Summary: As states across the country begin reopening how do employees navigate their return to the office? Employees have widely reported their affinity for the current teleworking environment, so what if they do not want to come back to work? What if their employer is not complying with sanitation requirements? Are they entitled to hazard pay? This article consulted a panel of employment lawyers to help provide the answers to these questions and many more.

Access Key Insights from The Wall Street Journal on the Coronavirus

Download a special report with WSJ’s guide to coping with the outbreak.
Download Now
Join a WSJ Webinar on How Companies Can Adjust for Coronavirus Impact
Learn about measures being deployed to control the spread of the virus and rational steps that businesses can take to manage their risks.
Register Now

 

Source: MM&M, (Medical Marketing & Media)

10 myths about COVID-19

Natasha Priya Dyal, MD

https://www.mmm-online.com/home/channel/10-myths-about-covid-19/

As infections with severe acute respiratory distress syndrome coronavirus 2 (SARS-CoV-2) continue to increase, there has been a concurrent increase in news and data, both accurate and inaccurate. Therefore, we have undertaken a review of a considerable amount of this information, and attempted to clarify some of the most recurrent misconceptions.

Source: Executive Networks
(updated June 15, 2020)

Eager to Return to the Office…Until Hearing the New Rules

This summary covers two recent iterations of Executive Networks’ COVID-19 virtual roundtable series. More than 40 members joined the roundtables to share some of the pressing strategic and operational challenges surfacing at this stage of the crisis.

COVID-19 Roundtable Discussions

This summary covers two recent iterations of Executive Networks’ COVID-19 virtual roundtable series. On May 7th, Sue Cantrell and Ravin Jesuthasan of Willis Towers Watson joined to lead a conversation on re-imagining jobs as a response to the crisis.

COVID-19 Roundtable Discussions

This summary covers three recent iterations of Executive Networks’ COVID-19 virtual roundtable series. On April 23rd, noted researcher and author Dr. John Boudreau joined to lead a conversation on the longer-term implications of the pandemic. Boudreau has signed to lead Executive Networks’ “Back to Better” Research Project.

Giving Exclusive Transparency In Light of COVID19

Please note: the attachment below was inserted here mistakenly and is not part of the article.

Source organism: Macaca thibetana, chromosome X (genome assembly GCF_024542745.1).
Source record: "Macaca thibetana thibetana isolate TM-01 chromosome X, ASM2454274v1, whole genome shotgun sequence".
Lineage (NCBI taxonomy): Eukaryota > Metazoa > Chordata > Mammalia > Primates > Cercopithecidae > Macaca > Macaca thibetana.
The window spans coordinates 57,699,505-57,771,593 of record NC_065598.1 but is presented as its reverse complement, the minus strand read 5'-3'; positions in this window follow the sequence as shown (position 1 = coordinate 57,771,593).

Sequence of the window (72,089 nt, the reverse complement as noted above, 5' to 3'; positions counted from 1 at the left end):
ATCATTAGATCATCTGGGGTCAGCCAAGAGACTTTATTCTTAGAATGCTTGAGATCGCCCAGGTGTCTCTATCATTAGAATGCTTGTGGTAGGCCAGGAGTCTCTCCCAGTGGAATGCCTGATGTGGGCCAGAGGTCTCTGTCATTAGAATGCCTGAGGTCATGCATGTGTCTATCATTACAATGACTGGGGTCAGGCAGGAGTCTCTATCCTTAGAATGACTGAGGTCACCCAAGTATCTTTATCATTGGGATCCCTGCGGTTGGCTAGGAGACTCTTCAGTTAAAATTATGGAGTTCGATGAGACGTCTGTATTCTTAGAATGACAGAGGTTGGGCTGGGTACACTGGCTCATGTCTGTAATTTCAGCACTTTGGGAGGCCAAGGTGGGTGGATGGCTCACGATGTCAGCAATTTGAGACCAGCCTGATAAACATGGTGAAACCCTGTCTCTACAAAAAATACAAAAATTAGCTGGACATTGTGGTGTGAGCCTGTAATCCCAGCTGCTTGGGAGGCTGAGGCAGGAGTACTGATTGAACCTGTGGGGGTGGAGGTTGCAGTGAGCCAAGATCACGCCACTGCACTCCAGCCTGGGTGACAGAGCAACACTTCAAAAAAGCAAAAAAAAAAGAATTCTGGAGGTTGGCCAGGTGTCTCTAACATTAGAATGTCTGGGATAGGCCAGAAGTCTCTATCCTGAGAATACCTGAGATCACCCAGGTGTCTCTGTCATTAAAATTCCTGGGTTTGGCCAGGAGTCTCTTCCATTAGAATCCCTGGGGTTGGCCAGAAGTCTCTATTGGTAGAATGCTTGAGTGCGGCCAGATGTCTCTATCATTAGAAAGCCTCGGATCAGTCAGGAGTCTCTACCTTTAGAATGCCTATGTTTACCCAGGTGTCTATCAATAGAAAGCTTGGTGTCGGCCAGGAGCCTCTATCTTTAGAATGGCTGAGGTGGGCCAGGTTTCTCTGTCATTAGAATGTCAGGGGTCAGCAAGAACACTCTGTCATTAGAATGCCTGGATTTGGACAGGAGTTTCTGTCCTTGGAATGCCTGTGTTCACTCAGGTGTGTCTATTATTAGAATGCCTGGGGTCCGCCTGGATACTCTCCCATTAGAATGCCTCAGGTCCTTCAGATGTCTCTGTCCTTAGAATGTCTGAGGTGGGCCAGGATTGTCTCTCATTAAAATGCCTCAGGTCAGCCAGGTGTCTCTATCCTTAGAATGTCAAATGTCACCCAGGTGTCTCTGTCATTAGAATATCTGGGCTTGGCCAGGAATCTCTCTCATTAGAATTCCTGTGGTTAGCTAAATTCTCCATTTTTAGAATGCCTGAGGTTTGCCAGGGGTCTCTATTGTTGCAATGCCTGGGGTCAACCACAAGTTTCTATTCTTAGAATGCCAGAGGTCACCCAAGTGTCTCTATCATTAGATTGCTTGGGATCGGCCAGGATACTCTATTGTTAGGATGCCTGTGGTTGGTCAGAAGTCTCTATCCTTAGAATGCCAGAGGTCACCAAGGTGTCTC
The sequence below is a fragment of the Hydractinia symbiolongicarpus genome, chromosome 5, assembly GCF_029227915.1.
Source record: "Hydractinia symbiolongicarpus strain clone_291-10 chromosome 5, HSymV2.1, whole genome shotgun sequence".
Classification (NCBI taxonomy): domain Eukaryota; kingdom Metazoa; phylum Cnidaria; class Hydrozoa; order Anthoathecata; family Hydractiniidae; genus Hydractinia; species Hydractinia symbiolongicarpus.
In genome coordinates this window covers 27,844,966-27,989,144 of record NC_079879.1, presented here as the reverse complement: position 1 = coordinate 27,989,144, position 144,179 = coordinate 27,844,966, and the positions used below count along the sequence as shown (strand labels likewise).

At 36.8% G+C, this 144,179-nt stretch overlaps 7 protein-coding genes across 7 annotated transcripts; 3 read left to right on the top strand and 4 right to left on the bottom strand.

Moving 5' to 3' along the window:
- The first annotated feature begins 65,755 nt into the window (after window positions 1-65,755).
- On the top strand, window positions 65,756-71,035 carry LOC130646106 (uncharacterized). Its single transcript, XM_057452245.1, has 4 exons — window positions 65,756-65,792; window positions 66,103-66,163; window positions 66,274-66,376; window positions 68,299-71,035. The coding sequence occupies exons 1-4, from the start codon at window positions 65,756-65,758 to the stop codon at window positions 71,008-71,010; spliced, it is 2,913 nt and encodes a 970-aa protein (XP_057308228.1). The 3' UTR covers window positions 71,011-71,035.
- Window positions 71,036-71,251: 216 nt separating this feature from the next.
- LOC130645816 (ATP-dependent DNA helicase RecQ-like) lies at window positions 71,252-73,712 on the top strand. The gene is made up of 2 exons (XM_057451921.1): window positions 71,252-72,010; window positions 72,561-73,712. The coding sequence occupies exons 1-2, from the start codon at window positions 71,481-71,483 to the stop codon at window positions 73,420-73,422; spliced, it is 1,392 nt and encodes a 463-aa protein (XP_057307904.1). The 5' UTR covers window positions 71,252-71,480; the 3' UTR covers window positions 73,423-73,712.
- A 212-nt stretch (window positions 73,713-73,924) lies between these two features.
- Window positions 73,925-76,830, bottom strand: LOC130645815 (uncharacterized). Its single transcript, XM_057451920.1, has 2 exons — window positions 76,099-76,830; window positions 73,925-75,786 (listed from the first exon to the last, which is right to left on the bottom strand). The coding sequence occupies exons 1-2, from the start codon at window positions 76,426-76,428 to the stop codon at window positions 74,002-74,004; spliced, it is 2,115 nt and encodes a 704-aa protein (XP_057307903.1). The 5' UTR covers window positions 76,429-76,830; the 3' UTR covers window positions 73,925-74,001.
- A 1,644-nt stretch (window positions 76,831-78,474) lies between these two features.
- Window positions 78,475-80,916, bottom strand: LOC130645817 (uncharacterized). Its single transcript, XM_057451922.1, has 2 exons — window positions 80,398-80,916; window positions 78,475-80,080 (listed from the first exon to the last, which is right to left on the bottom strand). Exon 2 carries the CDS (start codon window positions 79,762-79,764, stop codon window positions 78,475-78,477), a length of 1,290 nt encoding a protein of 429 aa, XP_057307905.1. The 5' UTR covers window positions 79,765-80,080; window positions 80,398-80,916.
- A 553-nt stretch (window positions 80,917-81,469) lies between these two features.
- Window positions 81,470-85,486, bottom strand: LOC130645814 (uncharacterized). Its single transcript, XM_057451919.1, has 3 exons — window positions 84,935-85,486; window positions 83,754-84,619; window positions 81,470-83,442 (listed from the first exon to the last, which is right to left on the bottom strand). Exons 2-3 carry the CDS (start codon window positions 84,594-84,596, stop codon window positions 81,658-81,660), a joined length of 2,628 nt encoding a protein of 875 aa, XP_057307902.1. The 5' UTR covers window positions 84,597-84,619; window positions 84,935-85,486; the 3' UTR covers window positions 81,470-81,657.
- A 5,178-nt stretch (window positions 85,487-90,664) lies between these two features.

March 18 COVID-19 Pandemic Response Survey

GET RESULTS

Building from a series of member Virtual Sessions in mid-March, this 10-question COVID-19 survey addresses topics where no clear best practice emerged in our discussions.

The results below are organized into three sections:

Section A: Remote Work and Social Distancing (pg. 2)
Section B: Recruiting, Onboarding and Terminations (pg. 8)
Section C: Compensation and General Wellbeing (pg. 11)

Participating companies:
• GE
• Dell
• Roche
• Wyndham Destinations
• Aditya Birla
• National Australian Bank
• Amgen
• Dow
• Tapestry
• JT International
• KPMG
• ENI
• nVent
• Wolters Kluwer
• MARS
• BASF
• Whirlpool
• COFRA Holding

To download the results please click the link below but don’t forget to come back and fill out our form!

[DOWNLOAD]

Over the coming weeks, we will be sharing exclusive members only content as it pertains to COVID19 with our entire audience. Our members are on the frontline of this crisis and your safety is our primary concern.

EN has recently hosted a number of Emergency Sessions and we have polled our members on shared crisis topics of concern, including:

▪ Travel Restrictions
▪ Site Access
▪ Response Protocols
▪ Social Distancing & Remote work
▪ Impacts on Compensation
▪ Recruiting & Hiring
▪ Crisis Management

Learn More

Source: European Organisation Design Forum

Disruptions continue to impact our organisations, with the most recent COVID-19. Whether you’re ready or not, this has forced organisations to work more virtually. One of our ODI board has collated this set of virtual working best practices and top tips.

EODF Virtual Working Best Practices.pptx

 

Source: Willis Towers Watson
(updated July 23, 2020)

Infographic: Employees struggle with stress, anxiety or depression during COVID
Employees often struggle with severe stress and anxiety. Discover why increasing access to mental health services is critical.

Pandemic impacts on benefit programs: Multinational perspectives
Key findings from 2020 COVID-19 Benefits Survey
We examined the benefit changes organizations have made in response to the pandemic. Findings reveal that employers are supporting workers by enhancing programs.

Pandemic impacts on benefit programs: Multinational perspectives